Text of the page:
by Wisconsin Policy Forum
As the average American household has become smaller over the last five decades, Wisconsin saw an even sharper decline. And the average household is set to continue getting smaller in the near future.
American households have changed dramatically over the last 50 years; one metric that reflects one facet of this change is “average household size.” It is the average number of people living in an occupied housing unit – or household – for each household within a given area.
The average U.S. household size in 1970 was 3.11 people. It declined each decade since, with a particularly sharp drop during the 1970s, reaching a low of 2.55 in 2020 — an 18.1% drop over the five decades. In Wisconsin, average household size in 1970 was 3.22. It declined to 2.36 by 2020, a 26.7% drop.
Wisconsin ranked 45th in average household size among the 50 states. This 2020 ranking stands in stark contrast to Wisconsin’s rank of 15th among the states in 1970.
The shift has been caused by multiple trends. They include that Americans are living longer now than 50 years ago, having fewer children, and are more likely now, for various reasons, to live in a one-person household.
U.S. life expectancy increased significantly since 1970, meaning more households consist of one or two people who are 70 or older. In general, states with younger populations have larger average households and older states have smaller households.
From 1970 to 2020, the share of households nationally that were single-person households increased from 17.6% to 27.6%, a rise of 57.2%. Wisconsin went from 16.9% single-person households in 1970 to 30.3% in 2020, a 78.7% increase.
This points toward one of the most significant implications of these trends: how they affect our housing needs, and how these needs square with existing housing inventory. Most of our housing stock was built during an era of larger households. Now there is more demand for small housing units for one or two people. Though not as significant as some other factors, this “housing mismatch” may be contributing to a shortage of affordable housing.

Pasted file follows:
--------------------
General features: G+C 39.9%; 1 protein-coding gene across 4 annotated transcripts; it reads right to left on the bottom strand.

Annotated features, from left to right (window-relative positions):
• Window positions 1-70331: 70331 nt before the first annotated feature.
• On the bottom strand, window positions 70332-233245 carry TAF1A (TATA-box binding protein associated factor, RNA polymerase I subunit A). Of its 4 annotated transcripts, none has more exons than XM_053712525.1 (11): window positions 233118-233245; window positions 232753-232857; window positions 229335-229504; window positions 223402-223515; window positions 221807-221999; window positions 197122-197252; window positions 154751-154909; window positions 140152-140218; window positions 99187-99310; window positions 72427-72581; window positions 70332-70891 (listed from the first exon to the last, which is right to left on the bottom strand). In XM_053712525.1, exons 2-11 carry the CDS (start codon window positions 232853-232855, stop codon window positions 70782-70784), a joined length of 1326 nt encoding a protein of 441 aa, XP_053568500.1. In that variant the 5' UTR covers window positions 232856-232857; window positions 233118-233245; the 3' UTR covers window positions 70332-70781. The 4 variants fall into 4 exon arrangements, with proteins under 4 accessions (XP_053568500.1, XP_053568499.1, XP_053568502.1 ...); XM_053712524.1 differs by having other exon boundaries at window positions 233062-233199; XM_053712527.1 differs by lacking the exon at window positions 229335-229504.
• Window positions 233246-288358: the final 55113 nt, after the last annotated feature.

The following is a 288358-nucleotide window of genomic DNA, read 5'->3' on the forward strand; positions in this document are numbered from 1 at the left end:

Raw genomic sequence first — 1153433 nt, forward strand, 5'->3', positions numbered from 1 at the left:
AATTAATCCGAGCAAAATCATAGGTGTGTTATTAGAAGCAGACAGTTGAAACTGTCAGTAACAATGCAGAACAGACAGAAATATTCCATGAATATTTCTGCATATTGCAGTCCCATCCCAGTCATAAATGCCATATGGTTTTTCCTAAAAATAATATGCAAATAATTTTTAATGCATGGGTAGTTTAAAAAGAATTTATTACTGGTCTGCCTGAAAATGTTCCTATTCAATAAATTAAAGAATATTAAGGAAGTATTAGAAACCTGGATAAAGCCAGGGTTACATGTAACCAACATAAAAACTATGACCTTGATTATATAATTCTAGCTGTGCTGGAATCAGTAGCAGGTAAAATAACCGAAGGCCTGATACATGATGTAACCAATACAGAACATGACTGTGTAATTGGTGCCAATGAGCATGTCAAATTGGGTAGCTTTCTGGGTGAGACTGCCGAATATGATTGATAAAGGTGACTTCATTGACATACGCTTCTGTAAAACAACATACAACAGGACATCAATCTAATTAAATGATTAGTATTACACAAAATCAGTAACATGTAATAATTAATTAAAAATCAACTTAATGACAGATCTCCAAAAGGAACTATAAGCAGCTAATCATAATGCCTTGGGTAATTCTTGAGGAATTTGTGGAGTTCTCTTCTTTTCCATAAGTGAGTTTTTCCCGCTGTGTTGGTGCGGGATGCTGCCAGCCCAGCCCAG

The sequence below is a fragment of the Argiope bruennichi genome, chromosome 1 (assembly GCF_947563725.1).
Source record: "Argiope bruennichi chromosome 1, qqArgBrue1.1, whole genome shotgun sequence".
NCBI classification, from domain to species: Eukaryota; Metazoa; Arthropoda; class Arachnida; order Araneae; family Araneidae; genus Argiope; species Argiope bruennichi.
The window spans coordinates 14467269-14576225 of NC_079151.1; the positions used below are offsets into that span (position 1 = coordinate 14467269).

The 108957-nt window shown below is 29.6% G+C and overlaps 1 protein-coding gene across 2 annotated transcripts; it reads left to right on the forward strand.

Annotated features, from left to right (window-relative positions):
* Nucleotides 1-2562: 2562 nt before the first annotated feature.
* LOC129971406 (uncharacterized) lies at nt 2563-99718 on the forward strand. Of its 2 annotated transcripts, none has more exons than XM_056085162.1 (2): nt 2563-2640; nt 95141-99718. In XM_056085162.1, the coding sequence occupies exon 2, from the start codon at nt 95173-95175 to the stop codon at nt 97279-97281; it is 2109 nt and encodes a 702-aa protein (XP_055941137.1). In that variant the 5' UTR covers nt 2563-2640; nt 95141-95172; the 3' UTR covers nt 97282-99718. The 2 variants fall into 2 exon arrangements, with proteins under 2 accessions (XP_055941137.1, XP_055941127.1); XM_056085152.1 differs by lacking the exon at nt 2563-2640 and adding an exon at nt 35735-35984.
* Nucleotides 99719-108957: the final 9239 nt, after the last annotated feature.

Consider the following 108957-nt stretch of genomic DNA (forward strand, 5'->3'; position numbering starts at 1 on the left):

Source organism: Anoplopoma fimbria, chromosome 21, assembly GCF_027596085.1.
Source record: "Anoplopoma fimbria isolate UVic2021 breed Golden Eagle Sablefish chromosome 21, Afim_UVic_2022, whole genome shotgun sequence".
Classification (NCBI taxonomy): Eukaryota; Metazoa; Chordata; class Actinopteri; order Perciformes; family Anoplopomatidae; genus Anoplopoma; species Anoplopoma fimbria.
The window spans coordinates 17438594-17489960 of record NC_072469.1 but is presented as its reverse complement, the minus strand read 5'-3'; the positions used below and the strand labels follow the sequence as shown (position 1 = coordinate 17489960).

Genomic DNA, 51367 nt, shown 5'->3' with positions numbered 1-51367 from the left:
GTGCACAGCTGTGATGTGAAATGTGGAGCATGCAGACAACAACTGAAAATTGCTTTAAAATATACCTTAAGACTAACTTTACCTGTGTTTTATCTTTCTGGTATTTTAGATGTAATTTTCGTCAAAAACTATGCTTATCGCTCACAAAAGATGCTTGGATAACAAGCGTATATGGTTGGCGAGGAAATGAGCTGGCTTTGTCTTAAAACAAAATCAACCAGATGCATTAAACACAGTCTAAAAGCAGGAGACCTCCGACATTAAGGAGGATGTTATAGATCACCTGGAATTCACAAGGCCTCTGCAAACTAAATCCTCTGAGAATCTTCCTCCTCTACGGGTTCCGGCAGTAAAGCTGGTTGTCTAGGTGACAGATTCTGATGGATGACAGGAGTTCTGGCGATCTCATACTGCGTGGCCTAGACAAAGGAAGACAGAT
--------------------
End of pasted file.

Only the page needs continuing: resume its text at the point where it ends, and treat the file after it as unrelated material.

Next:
Another potential implication of declining household size relates to loneliness and social connection. A recent Surgeon General’s report cites declining household sizes among factors that help “to explain increases in reported loneliness and social isolation.” The report also cites policies to foster greater social connection such as ensuring a community’s built environment, public spaces and amenities promote social interaction, and supporting programs and community groups that strengthen social ties.
The average size of Wisconsin households is projected to continue to decline at a modest pace. In light of this, policymakers may need to consider how our policies can best ensure housing is accessible and affordable, and that Wisconsinites maintain strong social connections.
Weekly Fiscal Facts are provided to Wisconsin Newspaper Association members like the Peninsula Pulse by the Wisconsin Policy Forum, the state’s leading resource for nonpartisan state and local government research and civic education. Learn more at wispolicyforum.org